John's Island Cafe, Santa Catalina 1940s/50s Menu Art by Dorothy & Otis Shepard
This stunning menu is from a side-project of two of America's most famous commercial designers, Dorothy and Otis Shepard, stemming from their work with chewing gum giant Wrigley.
Otis, known as "Shep", met Philip K. Wrigley in 1932, and quickly became the firm's art director. With Dorothy he created some of the most iconic ads in history; by 1936, the pair were reworking every visual aspect of the Wrigley-owned Chicago Cubs baseball team, from signs, scorecards and tickets to the players' uniforms.
P. K. Wrigley also owned the island of Catalina, near Los Angeles, which the Cubs used as their base for spring training. Wrigley wanted to develop the island as a tourist destination, and asked the Shepards to work on the design.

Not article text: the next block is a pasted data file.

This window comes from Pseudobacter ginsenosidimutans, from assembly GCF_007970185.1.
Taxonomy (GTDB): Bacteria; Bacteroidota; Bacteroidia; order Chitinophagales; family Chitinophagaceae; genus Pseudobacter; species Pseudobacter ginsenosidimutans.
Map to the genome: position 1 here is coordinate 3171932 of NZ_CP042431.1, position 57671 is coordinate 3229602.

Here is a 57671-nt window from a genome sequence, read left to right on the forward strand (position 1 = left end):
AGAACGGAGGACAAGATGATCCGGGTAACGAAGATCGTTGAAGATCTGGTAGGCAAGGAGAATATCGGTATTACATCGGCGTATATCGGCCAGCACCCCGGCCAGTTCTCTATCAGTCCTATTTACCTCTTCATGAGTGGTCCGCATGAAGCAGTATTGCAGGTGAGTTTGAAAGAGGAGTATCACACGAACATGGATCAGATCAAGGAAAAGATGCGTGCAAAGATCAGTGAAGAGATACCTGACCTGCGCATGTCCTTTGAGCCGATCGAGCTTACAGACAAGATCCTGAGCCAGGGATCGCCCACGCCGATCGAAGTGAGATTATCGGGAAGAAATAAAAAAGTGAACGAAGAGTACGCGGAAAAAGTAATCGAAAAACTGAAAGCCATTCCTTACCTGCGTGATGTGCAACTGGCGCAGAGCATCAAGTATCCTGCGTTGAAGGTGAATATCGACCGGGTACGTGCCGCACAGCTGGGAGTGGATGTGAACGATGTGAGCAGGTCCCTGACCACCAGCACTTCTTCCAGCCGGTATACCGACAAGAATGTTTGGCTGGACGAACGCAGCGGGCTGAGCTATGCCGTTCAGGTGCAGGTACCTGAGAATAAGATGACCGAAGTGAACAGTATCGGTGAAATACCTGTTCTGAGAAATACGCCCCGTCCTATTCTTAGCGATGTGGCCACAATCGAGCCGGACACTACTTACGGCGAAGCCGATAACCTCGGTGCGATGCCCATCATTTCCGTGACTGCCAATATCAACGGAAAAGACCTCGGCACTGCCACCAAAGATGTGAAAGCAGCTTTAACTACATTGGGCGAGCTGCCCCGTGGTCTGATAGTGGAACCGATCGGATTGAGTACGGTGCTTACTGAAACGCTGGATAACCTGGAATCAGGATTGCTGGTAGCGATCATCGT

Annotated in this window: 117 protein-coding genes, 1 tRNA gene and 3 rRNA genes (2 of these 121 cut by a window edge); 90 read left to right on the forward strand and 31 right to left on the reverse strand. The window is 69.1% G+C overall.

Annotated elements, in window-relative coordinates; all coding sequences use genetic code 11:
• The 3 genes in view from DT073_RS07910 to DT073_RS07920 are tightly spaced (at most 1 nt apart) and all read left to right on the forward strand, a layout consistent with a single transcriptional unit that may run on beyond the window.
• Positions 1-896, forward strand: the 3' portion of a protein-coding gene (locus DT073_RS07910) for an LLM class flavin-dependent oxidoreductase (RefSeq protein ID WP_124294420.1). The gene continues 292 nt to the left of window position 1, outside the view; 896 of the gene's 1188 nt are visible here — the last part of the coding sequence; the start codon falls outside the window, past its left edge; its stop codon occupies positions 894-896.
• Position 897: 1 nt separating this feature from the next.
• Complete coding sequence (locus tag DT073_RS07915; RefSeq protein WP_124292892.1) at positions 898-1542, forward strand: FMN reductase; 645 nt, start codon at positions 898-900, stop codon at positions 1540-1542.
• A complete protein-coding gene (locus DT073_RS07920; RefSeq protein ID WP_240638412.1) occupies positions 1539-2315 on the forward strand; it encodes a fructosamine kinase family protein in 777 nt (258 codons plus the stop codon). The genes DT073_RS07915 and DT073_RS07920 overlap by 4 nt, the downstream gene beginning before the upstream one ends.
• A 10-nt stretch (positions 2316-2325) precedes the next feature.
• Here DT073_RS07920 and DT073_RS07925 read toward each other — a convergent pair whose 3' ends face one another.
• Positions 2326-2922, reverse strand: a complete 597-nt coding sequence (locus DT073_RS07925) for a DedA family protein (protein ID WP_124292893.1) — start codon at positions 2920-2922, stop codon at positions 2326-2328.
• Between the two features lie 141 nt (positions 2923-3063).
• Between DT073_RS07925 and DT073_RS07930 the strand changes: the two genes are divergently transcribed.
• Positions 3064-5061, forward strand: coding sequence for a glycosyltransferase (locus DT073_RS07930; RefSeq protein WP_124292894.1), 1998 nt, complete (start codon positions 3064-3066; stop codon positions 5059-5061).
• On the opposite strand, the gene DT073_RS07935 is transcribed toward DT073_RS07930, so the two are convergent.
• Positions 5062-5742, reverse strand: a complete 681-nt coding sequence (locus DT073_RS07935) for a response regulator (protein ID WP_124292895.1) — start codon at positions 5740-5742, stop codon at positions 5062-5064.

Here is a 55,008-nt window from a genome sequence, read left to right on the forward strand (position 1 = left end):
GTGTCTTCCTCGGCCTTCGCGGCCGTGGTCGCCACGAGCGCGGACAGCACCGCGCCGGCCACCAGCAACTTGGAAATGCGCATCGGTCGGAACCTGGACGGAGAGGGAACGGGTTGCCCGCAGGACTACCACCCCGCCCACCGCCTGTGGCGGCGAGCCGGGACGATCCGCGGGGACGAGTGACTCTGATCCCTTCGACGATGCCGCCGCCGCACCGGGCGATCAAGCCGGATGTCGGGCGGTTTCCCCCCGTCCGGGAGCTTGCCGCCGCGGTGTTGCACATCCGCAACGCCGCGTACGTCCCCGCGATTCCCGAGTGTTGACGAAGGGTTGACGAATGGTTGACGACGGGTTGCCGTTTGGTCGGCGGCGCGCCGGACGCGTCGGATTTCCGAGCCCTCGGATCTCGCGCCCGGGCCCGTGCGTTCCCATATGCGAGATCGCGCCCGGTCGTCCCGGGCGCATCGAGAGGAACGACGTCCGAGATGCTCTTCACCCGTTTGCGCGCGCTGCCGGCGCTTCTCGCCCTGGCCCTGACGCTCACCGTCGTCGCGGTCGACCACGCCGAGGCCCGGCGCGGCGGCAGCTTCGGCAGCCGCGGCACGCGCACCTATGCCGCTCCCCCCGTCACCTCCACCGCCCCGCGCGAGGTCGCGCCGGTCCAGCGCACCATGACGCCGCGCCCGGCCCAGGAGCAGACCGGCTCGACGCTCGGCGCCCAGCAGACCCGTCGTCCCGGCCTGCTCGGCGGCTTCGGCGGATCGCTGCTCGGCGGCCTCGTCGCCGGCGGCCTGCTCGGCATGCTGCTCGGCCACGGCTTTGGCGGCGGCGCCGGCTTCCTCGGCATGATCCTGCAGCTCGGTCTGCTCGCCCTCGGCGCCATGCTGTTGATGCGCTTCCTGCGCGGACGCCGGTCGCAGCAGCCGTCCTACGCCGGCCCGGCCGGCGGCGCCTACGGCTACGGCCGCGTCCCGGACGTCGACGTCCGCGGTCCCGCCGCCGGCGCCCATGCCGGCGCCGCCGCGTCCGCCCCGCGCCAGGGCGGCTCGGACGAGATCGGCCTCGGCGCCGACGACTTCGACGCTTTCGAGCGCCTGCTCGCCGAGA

This menu fits their design ethos perfectly: clean lines, striking bold colors, and thoroughly wholesome. Judging by the prices, this menu dates from the early 1950s, suggesting the Shepards' art was in use long after their initial assignment.
John's Café was a long-term fixture on the island, possibly dating from the 1920s when the Wrigleys started developing Catalina as a tourist destination. On the back of the menu, there’s a note that says the restaurant has been “on the ocean front for 25 years.”
Open year round, the restaurant served hearty food including a plate of fish and chips for the grand sum of 85 cents.
This menu includes the word island, as in John’s Island Café. It matches another vintage menu in our collection that has a colorful portrait of a winking chef – presumably John the owner. This menu is simply called John’s Café and is dated from the 1930s.
In 1975 P.K. Wrigley deeded 42,135 acres of Catalina to the Catalina Island Conservancy, giving the non-profit control of about 90 per cent of the island, thus ensuring that it protects and preserves this beautiful part of California.
Courtesy Private Collection.
Each print is accompanied by a copy of the interior menu or cover.